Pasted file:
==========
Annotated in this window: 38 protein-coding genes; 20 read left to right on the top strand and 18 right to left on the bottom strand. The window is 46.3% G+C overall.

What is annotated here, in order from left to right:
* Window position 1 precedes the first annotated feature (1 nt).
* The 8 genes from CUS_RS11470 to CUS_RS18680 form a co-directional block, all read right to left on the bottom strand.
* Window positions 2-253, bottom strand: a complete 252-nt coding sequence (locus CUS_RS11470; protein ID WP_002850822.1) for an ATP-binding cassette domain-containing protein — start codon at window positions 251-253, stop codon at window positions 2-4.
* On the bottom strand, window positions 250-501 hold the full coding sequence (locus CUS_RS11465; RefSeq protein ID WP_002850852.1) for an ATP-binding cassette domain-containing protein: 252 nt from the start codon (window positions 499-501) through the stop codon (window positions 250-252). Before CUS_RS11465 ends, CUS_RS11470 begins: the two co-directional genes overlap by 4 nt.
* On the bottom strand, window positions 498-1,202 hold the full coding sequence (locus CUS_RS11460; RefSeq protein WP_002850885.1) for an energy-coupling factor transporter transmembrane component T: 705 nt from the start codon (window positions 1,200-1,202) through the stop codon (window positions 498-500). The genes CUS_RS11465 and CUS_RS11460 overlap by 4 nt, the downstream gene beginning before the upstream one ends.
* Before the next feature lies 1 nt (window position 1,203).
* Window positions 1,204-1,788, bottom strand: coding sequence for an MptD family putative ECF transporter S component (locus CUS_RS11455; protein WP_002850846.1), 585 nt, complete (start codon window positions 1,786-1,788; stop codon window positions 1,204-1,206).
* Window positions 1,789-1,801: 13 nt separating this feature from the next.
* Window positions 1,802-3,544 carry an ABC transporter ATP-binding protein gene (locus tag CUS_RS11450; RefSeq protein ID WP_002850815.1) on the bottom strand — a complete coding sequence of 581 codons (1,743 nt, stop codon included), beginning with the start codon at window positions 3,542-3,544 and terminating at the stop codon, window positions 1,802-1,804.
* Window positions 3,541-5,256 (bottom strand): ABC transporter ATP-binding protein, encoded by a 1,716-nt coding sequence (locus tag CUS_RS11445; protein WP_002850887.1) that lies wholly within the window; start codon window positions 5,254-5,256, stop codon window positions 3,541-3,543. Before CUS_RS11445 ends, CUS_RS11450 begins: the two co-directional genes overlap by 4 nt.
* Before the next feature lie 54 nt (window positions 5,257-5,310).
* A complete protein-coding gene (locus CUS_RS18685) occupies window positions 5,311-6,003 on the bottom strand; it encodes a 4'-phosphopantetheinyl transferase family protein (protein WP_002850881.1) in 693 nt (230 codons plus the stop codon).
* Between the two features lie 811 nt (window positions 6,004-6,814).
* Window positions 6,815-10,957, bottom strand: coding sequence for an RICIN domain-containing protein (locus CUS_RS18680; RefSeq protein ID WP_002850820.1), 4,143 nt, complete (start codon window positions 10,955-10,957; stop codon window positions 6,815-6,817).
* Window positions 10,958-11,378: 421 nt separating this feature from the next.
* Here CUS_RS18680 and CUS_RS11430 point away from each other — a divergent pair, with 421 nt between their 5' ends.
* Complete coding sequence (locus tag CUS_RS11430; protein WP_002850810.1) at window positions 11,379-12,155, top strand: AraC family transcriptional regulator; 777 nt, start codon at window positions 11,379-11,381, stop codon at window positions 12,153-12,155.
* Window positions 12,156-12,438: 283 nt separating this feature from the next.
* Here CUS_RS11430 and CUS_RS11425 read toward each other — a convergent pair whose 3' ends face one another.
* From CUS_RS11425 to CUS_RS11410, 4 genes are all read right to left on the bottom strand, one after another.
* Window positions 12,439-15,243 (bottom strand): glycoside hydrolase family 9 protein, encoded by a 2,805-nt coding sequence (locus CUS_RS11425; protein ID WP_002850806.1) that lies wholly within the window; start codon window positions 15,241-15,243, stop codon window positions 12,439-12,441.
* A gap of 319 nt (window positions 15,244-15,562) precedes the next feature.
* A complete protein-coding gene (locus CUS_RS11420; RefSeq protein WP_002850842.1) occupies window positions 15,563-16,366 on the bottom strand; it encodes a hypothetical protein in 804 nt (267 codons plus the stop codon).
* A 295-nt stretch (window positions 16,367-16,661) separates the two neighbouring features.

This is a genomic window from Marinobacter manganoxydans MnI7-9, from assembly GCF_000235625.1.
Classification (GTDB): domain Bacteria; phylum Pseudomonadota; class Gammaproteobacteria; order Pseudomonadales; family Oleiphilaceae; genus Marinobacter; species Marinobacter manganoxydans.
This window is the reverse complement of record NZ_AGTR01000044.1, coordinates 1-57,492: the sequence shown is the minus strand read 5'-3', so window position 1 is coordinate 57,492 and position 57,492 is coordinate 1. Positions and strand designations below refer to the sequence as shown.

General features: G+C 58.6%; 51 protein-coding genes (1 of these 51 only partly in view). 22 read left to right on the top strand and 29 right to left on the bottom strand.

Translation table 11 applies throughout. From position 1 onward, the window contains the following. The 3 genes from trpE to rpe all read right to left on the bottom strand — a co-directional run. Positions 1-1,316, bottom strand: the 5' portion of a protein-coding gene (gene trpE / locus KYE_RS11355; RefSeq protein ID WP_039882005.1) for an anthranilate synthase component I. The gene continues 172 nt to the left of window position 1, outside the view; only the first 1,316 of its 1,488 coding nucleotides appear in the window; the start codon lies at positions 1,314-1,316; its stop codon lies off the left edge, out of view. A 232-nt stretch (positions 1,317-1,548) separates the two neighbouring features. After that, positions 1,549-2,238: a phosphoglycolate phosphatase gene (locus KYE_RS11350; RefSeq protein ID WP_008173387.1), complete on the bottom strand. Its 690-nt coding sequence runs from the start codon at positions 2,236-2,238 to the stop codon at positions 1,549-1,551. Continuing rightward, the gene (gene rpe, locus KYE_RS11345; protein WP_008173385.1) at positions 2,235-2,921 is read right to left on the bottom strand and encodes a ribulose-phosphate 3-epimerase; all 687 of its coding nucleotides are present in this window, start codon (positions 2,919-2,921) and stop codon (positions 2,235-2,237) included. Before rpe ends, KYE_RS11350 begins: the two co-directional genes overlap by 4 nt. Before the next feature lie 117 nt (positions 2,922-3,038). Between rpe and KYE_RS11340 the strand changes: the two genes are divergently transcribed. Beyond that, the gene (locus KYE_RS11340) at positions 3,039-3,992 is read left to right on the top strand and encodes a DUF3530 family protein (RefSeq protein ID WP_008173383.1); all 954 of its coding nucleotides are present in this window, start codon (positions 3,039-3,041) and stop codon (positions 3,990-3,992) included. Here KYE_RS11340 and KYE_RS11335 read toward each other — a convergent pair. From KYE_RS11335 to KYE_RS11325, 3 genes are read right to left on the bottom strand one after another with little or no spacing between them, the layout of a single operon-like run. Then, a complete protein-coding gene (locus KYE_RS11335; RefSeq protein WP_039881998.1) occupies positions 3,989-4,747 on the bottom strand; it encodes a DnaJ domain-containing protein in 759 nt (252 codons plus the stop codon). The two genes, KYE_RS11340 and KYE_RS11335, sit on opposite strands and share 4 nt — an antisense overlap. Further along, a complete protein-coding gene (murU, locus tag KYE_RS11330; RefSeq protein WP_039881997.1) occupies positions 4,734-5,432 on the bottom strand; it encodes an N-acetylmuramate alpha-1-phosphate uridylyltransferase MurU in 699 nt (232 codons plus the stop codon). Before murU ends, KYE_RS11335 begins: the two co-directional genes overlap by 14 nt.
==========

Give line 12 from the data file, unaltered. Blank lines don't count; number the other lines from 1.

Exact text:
* Window positions 3,541-5,256 (bottom strand): ABC transporter ATP-binding protein, encoded by a 1,716-nt coding sequence (locus tag CUS_RS11445; protein WP_002850887.1) that lies wholly within the window; start codon window positions 5,254-5,256, stop codon window positions 3,541-3,543. Before CUS_RS11445 ends, CUS_RS11450 begins: the two co-directional genes overlap by 4 nt.